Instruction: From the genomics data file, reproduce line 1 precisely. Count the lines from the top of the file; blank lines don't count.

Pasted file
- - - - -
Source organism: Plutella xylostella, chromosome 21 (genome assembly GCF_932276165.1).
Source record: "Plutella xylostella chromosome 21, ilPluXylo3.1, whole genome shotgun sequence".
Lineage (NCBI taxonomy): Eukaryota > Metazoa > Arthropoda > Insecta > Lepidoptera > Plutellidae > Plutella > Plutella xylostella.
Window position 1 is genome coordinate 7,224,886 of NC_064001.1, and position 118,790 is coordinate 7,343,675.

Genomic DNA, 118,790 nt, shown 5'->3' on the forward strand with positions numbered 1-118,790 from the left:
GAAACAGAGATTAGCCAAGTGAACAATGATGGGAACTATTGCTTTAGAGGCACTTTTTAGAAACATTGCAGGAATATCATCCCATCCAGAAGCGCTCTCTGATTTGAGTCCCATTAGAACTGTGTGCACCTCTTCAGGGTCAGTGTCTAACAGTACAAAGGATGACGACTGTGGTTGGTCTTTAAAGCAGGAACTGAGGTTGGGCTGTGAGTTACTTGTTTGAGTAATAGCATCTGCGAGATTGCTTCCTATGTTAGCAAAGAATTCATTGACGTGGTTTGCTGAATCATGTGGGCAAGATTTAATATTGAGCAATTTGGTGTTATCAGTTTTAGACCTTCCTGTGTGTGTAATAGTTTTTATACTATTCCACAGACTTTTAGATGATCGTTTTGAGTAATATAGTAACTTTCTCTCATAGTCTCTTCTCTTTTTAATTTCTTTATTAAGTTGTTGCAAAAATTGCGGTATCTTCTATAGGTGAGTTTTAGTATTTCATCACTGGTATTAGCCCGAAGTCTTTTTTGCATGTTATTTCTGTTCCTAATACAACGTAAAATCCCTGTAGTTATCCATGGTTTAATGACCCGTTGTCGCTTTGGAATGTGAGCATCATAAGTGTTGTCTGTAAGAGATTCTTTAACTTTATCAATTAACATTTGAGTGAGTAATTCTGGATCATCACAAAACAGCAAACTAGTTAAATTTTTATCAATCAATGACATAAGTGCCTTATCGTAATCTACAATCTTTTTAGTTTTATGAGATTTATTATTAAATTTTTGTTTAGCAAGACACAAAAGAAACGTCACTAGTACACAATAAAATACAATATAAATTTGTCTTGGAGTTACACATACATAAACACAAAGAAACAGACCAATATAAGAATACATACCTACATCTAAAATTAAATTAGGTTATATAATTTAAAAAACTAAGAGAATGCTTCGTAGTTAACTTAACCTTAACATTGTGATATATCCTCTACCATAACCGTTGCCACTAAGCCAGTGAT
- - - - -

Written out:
Source organism: Plutella xylostella, chromosome 21 (genome assembly GCF_932276165.1).